[Taxacom] documented use of occurrence data

John Shuey jshuey at TNC.ORG
Tue Jan 29 08:54:09 CST 2013


I pondered this a bit, and perhaps the best example is probably from Florida where billions have been expended to implement a statewide conservation plan that was underpinned by Heritage occurrence data.  The latest news is at http://floridawaterlandlegacy.org/index.php

There was a similar effort a few years ago in New Jersey - but nothing pops up easily when I google it.

Iowa recently passed a funding initiative that devotes a significant portion of proceeds from any "new" sales tax increases toward conservation designed to implement a similar plan.  This hasn't yet produced any money, but it is a start.
______

It's worth noting that the occurrence data that underpins these are a bit different than perhaps you are interested in.  Yes, herbarium and zoology collections data are included in the NatureSeve data, but their data are biased towards recent extant occurrences that identify real places that have the potential to conserve viable populations and ecosystems.  Often, these older data point people to historic occurrence sites which are then re-evaluated to determine conservation worthiness.  The NatureServe database was specifically created to support conservation initiatives and priorities in countries around the world.  NatureServe is active in all US states, and in parts of Latin America. 

You might also look at Conservation International's "hot spots" analyses around the world.  These do include more traditional occurrence data along with rapid ecological survey data to identify ecoregional centers of endemism, but not specific sites that still support the assemblages.  These also produced a number of new national parks around the world.  

John

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John A Shuey
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-----Original Message-----
From: taxacom-bounces at mailman.nhm.ku.edu [mailto:taxacom-bounces at mailman.nhm.ku.edu] On Behalf Of Fred Schueler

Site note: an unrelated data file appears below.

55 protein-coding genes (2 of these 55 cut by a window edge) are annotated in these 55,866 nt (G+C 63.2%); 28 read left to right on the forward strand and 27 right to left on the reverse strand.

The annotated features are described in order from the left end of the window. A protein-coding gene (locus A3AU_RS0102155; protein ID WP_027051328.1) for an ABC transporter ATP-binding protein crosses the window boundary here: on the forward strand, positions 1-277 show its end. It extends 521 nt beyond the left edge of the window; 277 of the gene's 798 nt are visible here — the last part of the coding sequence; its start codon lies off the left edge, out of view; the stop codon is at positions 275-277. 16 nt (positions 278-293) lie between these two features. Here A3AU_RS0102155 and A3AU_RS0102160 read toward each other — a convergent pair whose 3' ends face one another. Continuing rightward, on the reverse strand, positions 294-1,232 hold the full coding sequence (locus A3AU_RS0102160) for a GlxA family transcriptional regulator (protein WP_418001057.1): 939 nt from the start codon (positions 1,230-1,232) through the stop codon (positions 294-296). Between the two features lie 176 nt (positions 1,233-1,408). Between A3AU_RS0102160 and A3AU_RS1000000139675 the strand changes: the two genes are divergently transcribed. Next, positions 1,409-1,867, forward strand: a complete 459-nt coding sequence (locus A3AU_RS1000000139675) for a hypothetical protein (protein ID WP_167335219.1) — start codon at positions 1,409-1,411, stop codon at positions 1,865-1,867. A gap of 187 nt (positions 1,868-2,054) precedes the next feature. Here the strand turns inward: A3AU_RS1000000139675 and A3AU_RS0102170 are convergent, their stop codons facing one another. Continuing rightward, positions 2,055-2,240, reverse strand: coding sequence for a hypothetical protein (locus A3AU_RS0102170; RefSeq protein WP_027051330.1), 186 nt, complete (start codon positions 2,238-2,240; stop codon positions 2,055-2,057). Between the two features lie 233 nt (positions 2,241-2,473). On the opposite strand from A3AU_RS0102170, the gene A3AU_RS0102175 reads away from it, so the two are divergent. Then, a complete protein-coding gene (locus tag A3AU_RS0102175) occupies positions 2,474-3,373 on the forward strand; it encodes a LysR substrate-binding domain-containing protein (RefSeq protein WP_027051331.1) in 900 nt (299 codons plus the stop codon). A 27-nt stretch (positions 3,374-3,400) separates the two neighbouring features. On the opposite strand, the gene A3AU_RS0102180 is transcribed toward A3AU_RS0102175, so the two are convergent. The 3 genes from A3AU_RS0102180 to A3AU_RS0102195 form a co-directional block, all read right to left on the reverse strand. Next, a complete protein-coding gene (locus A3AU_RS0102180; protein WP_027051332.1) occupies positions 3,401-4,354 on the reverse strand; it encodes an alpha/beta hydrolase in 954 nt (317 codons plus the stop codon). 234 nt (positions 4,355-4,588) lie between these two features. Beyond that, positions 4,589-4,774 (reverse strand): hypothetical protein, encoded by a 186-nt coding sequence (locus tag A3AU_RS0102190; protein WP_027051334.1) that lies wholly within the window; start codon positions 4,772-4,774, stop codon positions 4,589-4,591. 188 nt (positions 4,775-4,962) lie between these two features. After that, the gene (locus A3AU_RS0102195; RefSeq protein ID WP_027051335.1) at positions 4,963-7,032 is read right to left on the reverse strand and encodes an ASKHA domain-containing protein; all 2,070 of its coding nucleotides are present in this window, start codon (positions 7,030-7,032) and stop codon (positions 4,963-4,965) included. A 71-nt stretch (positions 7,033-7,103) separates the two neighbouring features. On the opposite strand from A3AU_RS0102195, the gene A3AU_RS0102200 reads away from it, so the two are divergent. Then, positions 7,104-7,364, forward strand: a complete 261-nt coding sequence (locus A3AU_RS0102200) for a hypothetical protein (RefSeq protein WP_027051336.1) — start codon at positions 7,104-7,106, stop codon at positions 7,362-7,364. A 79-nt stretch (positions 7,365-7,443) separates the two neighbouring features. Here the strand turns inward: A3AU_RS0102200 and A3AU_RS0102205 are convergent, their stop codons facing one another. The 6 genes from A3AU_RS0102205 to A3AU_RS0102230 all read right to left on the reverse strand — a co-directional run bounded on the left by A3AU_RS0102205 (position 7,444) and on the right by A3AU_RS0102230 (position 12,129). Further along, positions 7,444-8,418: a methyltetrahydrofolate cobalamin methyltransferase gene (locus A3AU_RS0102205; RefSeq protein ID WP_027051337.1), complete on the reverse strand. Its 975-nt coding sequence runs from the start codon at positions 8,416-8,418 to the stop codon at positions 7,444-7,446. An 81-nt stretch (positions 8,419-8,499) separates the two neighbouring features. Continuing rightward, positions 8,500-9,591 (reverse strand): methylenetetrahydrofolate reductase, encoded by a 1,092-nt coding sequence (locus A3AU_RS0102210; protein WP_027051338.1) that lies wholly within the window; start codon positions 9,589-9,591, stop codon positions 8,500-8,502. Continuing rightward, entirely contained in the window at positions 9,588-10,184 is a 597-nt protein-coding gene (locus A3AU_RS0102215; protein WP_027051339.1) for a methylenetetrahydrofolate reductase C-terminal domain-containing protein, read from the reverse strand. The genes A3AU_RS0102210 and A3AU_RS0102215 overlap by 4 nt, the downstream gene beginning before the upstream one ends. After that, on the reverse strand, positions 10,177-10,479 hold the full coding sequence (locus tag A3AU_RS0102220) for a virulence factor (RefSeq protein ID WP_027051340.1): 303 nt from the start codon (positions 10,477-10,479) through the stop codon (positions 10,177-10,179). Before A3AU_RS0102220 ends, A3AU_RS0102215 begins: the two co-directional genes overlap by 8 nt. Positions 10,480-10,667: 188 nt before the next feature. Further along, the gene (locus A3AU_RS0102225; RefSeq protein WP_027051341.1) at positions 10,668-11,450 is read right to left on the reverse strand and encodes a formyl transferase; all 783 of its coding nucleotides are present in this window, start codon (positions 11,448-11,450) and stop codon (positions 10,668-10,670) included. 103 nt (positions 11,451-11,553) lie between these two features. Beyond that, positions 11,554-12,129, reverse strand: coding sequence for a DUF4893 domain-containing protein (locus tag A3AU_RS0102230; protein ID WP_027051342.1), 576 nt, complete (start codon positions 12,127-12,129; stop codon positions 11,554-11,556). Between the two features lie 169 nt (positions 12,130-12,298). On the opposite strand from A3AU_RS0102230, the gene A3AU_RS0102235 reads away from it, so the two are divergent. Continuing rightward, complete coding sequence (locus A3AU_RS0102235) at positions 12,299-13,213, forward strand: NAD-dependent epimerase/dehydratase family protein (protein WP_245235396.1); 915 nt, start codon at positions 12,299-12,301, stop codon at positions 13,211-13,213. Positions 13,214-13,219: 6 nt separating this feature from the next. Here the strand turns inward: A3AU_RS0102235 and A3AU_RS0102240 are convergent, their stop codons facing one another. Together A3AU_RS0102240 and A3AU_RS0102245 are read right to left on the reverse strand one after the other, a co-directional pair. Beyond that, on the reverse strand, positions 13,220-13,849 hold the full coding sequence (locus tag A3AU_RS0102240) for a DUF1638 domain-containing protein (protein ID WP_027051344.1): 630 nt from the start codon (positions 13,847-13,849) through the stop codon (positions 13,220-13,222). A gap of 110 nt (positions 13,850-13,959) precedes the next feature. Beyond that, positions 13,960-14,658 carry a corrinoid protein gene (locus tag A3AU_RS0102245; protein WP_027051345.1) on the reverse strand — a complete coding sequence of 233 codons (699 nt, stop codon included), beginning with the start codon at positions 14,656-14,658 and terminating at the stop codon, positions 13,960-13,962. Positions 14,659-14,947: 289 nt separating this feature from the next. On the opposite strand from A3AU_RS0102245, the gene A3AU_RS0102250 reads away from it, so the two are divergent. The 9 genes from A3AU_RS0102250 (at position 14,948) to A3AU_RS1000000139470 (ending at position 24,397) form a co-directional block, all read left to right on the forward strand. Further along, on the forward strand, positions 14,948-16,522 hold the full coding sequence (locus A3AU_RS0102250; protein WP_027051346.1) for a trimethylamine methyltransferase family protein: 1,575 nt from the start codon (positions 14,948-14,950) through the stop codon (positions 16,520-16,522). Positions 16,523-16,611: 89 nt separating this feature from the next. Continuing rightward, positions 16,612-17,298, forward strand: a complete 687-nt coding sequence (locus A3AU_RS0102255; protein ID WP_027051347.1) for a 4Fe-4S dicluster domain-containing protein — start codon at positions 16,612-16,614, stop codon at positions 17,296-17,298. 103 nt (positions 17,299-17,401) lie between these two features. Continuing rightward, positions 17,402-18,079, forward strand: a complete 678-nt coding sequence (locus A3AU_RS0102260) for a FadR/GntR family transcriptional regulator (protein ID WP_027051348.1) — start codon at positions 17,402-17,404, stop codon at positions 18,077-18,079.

Sent: Monday, January 28, 2013 4:29 PM
To: taxacom at mailman.nhm.ku.edu
Subject: Re: [Taxacom] documented use of occurrence data

Quoting "Shorthouse, David" <davidpshorthouse at gmail.com>:

> "What you are doing and why?" - purely academic at this stage.
>
> We've (sensu lato) been sharing digitized occurrence data for decades 
> now and I'd like to think that this work has played a big part in 
> reshaping government policy at a regional, State/Province, or National 
> level. If it has, there must be some examples. I'd like to see 
> evidence that counting the beans has affected the bean counters as it 
> were.

* you find me immersed in this - the Canadian 'Species at Risk'  
procedure depends on defining 'critical habitat' (destined for some degree of protection or remediation) which in the case of most at-risk Unionid mussels are GIS-defined reaches of rivers with one or more occurrence records along them. Todd Morris <Todd.Morris at dfo-mpo.gc.ca> could point you at webpages or documents that exemplify or expound this - all the ones I'm working with now are preliminary and are stamped "do not circulate."

fred schueler
===============================================================
>
> Here's an example of my thought processes:
>
> Because government funding for collections in many countries has 
> become more competitive, museums are looking to the private sector for 
> support. If these clients were environmental consultants who work on 
> behalf of industry - many do collect specimens after all - they follow 
> government policy with regard to the publication of their reports.
>
> So...
>
> Where in these government policies is there mention of deposition of 
> specimens, associated occurrence data, etc.? In other words, can we 
> tie changes in policy to the advent of accessible occurrence data?
>
> David


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